Tourism & hospitality industry continues to face issues with labor, supplies

Washington Tourism Alliance recently received recovery funding that the Legislature created as a proviso agreement

Courtesy of Visit Vancouver USA

As almost every industry continues to be affected by issues caused by the ongoing COVID-19 pandemic, the tourism & hospitality industry in Washington state is no different. In fact, there have been more jobs lost in tourism & hospitality than any other industry, said David Blandford, executive director of the Washington Tourism Alliance (WTA).

“The U.S. Travel Association says (the pandemic) has been 10 times more impactful (on the travel industry) than 9/11,” Blandford said.

Blandford said that according to a statewide report specific to the travel industry that the WTA completed for 2020, visitor volume in the state was down 27.3%; spending was down 40%; state and local taxes were down 32%; and employment was down 27%.

“What is interesting about that (the employment numbers) is that the travel sector in Washington led job growth, but through the pandemic has suffered the greatest losses,” Blandford said. “It has caused a significant hit to the overall state economy. Restoring those jobs is key to helping the industry.”

Fairly recently, recovery funding of about $12 million was created by the Washington State Legislature as a proviso agreement with the Washington State Department of Commerce and WTA in the biennial budget for 2021-23. Blandford said the money is certainly going to be put to good use for this “hard-hit tourism industry.”

“We need to do a couple of things – as the state tourism office, we need to stimulate consumer travel demand, destination marketing and work on driving business to the tourism industry in Washington state,” he said.

Blandford said the recovery funding will be used for continued development and recovery programs, something that is part of the new “COVID normal,” deploying the ongoing destination development program that has specific programs, technical assistance, grants, resources, research and other elements for the industry. He said they will also hold statewide town hall meetings and assessment meetings in order to look at what tools and resources will be needed by communities in the state to help build and sustain during this recovery.

“Within all of that this money will be used for destination marketing and advertising, as well as travel publicity, for website development, social media development and integrated marketing,” Blandford said. “There will be marketing campaigns, there will be destination brand development. There will be marketing to get visitors here and also programs very specifically to help industry businesses and communities.”

“I think the Delta Variant poses a new challenge, of course, for so many,” Blandford said. “We are watching that very closely from a public health standpoint and a travel standpoint – we watch travelers daily to see how they’re responding. As we go forward with marketing programs, we are hopeful that we will continue on, that we will not push pause on these programs.”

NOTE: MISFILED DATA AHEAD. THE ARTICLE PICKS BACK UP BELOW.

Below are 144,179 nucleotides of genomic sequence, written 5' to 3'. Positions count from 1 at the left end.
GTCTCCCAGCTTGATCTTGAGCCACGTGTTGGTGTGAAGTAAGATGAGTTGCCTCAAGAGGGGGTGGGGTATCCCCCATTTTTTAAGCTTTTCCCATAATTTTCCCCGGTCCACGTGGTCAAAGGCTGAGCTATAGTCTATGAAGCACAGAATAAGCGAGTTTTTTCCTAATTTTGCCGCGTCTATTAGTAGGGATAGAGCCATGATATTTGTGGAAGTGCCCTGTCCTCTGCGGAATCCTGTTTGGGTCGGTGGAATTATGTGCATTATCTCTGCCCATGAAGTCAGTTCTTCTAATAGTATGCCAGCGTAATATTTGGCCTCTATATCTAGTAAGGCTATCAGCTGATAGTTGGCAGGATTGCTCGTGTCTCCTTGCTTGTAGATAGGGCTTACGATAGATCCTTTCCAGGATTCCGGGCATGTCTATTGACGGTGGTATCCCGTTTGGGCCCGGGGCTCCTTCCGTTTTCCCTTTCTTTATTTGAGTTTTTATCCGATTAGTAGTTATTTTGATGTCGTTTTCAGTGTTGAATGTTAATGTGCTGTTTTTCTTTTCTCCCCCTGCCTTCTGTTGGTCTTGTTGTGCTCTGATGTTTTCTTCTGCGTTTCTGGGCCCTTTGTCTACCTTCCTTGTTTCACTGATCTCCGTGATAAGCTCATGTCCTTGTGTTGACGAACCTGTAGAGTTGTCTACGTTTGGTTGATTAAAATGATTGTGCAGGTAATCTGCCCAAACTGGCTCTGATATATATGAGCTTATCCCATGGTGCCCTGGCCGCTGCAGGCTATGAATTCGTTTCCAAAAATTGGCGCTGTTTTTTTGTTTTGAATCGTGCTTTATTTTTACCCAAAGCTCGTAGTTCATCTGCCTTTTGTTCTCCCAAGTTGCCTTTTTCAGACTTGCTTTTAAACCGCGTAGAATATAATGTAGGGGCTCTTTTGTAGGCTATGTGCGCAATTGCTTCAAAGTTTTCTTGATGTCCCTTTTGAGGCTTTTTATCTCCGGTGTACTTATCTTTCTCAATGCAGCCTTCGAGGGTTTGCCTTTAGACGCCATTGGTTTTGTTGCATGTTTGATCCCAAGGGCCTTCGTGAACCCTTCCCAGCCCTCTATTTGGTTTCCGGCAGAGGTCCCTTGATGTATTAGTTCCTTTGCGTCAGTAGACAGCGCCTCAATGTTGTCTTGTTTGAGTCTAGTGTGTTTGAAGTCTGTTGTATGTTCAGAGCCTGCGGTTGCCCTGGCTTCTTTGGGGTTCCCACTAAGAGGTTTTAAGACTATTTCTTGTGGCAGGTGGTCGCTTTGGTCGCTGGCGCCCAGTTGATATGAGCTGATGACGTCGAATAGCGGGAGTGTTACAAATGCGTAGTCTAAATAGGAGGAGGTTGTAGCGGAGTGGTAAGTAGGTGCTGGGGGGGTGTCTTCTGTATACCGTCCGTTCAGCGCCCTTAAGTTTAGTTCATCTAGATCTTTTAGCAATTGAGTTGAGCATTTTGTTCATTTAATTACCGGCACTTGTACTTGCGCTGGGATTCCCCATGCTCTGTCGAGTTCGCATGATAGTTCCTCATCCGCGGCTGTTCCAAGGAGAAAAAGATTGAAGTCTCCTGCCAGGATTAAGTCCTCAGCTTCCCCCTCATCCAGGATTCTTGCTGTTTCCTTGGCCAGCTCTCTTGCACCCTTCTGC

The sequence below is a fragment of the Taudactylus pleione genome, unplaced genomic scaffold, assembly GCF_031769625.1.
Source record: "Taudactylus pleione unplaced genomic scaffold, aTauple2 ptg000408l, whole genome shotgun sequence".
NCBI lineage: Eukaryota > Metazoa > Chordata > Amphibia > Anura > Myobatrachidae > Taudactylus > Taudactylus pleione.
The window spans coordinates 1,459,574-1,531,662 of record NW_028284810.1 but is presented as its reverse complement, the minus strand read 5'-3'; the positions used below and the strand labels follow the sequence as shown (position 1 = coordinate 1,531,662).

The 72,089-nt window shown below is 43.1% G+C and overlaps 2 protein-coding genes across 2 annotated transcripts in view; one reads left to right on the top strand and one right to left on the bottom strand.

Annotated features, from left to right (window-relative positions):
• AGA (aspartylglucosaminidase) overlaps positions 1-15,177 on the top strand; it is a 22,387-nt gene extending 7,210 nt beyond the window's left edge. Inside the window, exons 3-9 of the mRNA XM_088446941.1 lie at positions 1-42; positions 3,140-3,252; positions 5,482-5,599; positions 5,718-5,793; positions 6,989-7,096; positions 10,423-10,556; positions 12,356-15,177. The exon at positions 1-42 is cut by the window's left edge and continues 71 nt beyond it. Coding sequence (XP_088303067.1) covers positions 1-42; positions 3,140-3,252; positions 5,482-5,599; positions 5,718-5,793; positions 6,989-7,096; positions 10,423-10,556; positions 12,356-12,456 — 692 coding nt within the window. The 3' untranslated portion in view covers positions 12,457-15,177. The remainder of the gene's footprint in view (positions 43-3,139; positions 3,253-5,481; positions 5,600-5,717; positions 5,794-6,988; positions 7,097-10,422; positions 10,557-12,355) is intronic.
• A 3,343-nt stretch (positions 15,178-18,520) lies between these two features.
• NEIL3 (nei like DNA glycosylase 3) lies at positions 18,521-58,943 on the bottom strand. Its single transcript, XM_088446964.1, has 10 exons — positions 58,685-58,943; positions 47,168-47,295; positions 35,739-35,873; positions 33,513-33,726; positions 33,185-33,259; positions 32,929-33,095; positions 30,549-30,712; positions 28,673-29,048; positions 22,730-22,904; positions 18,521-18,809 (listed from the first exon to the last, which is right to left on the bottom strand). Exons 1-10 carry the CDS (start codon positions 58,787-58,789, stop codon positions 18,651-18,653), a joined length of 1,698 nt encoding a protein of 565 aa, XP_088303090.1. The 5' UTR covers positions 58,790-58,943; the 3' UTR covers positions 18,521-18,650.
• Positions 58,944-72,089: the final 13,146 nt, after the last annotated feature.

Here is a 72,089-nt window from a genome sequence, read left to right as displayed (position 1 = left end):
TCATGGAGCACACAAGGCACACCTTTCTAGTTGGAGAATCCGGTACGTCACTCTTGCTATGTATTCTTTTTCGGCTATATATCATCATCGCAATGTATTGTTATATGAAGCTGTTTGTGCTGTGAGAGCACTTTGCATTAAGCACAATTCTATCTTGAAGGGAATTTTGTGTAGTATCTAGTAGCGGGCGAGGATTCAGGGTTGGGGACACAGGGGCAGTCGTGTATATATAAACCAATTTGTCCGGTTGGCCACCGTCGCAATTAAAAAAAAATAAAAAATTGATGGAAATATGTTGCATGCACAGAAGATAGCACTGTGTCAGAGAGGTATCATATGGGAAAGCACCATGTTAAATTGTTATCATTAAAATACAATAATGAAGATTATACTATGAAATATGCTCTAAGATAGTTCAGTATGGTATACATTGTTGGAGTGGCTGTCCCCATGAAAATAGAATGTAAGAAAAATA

Tourism & hospitality in Southwest Washington

If there was one word to describe the current state of the tourism & hospitality industry in Southwest Washington, Chairman and CEO of Vesta Hospitality Rick Takach said that word would be “uncertainty.”

“We were sailing along, from a revenue standpoint, and then all of a sudden the Delta Variant resurged, then the mask mandate was put into place,” Takach said. “The state of our industry, even locally, is uncertainty. We don’t know what to expect. A lot of people don’t like the mask mandates – or they don’t like any mandates – so they don’t travel.”

Takach said there are certain market segments that have done pretty well this year from a revenue standpoint. Extended-stay hotels have done well, and he said, “if you have the right hotel in the right location, especially from a leisure standpoint, your life from a revenue standpoint has been pretty good this year.”

However, Takach said there are some market segments that have not bounced back yet to the extent that they would like, such as business travelers and group travelers.

The biggest issue that Takach said Vesta has faced this year hasn’t been revenue but has been the labor and supply chain.

“We couldn’t get labor,” Takach said. “People either wouldn’t show up or they would last a day. Then we went almost two weeks one time without any food deliveries. The supply chain issues and labor issues have been brutal. We have guests paying premium dollars and we don’t have the team or supplies to meet their expectations.”

Vesta Hospitality, in partnership with the Port of Vancouver USA, is currently in the process of constructing the new AC Hotel by Marriott at Terminal 1 down at the Vancouver Waterfront. Despite these challenges with labor and supply chains, Takach said they are still on schedule to open the hotel in June 2022.

“We’ve had some hiccups – getting supplies, it’s cost a little more money for things like the roof and air conditioning,” Takach said. “So far we’ve been able to modify our critical path; we’ve been able to work around the COVID issues and the supply chain issues. I’m confident, today, that we’re going to hit our (June) timeframe. The city still has to do all of their inspections, and we have to get all of the supplies. Anything could happen.”

Joanna Yorke-Payne
Joanna Yorke is the managing editor of the Vancouver Business Journal. She has worked in the journalism field since 2010 after graduating from the Edward R. Murrow College of Communication at Washington State University in Pullman. Yorke worked at The Reflector Newspaper in Battle Ground for six years and then worked at and helped start

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